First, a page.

Driving while high is an increasing danger
There is good news on the fight to reduce drug abuse in America. Even in the midst of an opioid epidemic, the use of alcohol, heroin and cocaine is down among teenagers across the U.S. The one exception is marijuana, which has become less stigmatized in recent years and is, of course, now legal in a number of states.
The number of teens who drink and drive has decreased steadily in the past decades. Unfortunately, the same does not hold true of marijuana. According to a 2017 survey by Liberty Mutual Insurance and SADD (Students Against Destructive Decisions), one-third of teens believed that smoking marijuana and driving is legal. And while nearly 90 percent agreed that drunk driving was dangerous, only about 68 percent agreed that smoking marijuana and driving is dangerous. According to Just Think Twice, approximately 20 percent of teens have admitted to driving under the influence of alcohol or drugs, or being in the car with someone who has done so, at least once.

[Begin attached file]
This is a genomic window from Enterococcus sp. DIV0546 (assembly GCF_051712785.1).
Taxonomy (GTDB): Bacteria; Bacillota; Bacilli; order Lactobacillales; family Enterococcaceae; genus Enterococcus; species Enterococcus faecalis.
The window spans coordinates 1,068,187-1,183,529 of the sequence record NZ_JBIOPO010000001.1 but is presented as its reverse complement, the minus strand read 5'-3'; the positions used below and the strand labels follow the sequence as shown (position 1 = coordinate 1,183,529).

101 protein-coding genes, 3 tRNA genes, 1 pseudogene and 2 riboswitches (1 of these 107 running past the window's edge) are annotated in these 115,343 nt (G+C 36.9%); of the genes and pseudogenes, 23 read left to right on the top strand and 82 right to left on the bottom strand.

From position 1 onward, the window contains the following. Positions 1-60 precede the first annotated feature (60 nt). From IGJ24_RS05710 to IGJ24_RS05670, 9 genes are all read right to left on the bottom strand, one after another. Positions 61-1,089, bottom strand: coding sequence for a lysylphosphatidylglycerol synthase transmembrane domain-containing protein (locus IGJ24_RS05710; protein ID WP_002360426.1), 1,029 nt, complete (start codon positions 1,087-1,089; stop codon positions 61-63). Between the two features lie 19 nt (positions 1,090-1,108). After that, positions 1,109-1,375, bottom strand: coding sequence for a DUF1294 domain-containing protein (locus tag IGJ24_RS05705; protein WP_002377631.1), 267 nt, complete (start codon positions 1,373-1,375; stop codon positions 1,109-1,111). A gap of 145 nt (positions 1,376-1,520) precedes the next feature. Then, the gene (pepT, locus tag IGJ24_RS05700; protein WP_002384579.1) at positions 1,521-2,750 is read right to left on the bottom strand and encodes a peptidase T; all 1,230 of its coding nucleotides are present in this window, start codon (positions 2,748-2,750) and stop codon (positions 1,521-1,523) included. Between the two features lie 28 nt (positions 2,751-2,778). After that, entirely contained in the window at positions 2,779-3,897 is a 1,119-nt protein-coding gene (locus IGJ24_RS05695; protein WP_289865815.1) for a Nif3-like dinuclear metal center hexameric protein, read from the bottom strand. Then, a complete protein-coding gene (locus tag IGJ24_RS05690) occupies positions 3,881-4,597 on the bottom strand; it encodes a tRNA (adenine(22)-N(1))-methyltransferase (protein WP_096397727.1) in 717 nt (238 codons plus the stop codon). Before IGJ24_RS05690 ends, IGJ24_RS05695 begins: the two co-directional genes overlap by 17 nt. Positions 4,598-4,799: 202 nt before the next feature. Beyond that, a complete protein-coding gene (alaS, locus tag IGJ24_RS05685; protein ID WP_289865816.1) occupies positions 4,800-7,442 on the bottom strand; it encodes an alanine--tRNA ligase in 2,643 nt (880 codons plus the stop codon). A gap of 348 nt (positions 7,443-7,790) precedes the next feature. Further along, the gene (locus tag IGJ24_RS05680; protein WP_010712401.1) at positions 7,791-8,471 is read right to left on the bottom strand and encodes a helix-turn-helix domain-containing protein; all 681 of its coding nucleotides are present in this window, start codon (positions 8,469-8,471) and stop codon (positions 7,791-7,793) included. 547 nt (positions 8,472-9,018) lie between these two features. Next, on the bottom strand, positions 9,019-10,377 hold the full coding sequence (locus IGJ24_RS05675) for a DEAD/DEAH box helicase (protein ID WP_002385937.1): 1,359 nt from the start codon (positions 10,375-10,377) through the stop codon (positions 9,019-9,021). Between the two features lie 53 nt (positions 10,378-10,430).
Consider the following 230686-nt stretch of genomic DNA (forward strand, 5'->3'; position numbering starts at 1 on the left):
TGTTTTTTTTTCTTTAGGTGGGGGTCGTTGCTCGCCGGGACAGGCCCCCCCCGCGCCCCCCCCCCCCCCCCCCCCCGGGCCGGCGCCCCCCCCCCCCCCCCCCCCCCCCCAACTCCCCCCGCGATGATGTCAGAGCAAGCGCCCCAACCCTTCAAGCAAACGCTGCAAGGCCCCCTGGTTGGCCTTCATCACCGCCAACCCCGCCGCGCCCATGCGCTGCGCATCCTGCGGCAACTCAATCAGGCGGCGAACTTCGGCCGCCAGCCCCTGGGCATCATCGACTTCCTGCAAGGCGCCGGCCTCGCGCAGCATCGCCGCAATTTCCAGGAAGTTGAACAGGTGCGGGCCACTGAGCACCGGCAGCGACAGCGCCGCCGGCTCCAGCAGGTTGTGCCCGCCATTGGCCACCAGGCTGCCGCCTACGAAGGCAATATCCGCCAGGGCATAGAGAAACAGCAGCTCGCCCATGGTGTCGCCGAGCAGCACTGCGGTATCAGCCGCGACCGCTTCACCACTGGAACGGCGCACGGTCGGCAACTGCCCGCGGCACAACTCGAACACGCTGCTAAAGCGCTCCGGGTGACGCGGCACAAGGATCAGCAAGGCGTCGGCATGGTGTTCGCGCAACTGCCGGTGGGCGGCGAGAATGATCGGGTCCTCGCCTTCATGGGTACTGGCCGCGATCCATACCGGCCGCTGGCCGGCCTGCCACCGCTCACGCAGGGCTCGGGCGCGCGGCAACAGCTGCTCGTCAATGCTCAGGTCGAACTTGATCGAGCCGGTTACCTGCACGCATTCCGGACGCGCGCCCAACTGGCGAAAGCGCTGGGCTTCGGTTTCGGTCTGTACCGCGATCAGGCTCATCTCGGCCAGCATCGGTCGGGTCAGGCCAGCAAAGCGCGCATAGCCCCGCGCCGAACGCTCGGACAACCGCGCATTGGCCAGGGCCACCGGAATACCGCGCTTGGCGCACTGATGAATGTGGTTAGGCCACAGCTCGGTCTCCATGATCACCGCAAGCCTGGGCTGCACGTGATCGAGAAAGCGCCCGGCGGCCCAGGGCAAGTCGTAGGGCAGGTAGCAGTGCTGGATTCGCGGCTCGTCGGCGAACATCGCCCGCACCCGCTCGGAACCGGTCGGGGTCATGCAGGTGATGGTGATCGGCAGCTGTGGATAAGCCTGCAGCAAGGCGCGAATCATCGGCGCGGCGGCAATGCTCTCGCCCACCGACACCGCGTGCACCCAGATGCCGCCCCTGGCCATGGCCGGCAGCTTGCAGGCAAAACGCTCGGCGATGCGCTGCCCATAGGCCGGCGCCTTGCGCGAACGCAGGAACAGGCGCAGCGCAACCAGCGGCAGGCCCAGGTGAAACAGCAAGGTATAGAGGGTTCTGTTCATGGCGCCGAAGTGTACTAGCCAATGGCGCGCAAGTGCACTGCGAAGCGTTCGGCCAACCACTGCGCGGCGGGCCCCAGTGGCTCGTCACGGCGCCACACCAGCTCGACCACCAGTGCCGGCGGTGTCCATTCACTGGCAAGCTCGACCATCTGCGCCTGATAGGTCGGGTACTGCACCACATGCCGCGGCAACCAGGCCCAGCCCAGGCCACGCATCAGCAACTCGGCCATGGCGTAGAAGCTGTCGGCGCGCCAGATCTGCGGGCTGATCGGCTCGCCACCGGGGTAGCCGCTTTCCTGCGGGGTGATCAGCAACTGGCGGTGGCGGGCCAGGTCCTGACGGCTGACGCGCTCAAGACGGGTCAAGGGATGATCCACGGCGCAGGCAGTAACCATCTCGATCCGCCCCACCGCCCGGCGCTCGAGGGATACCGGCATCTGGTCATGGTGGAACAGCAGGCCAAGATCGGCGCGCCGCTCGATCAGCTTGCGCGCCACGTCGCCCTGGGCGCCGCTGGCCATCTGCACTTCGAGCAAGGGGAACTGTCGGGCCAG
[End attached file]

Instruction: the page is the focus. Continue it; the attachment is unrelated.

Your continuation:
Marijuana affects driving ability
The myth that marijuana does not impair driving ability is widespread and false. While it is true that marijuana’s effects are not the same as alcohol, marijuana does impair motor control, decision making and reaction time. Under the influence of marijuana, you are less able to focus on driving and react to dangers. Simply put, driving high is dangerous.
National Drunk and Drugged Driving Prevention Month
December is often a time for celebrations and time off – meaning alcohol and drug use can increase. With the national “Drive Sober or Get Pulled Over” campaign active throughout the country, we often hear near daily reminders not to drink and drive. It is a good time to remind teens – and everyone else – that driving after smoking marijuana can be equally dangerous.
Please stay safe over the holidays, and plan for alternative rides home if you are drinking. For teens, abstaining from drugs or alcohol is always the best choice. If you do smoke marijuana, however, remember that it is not a safe alternative to drinking and driving. Getting high before getting behind the wheel puts your life and the lives of others on the road at risk.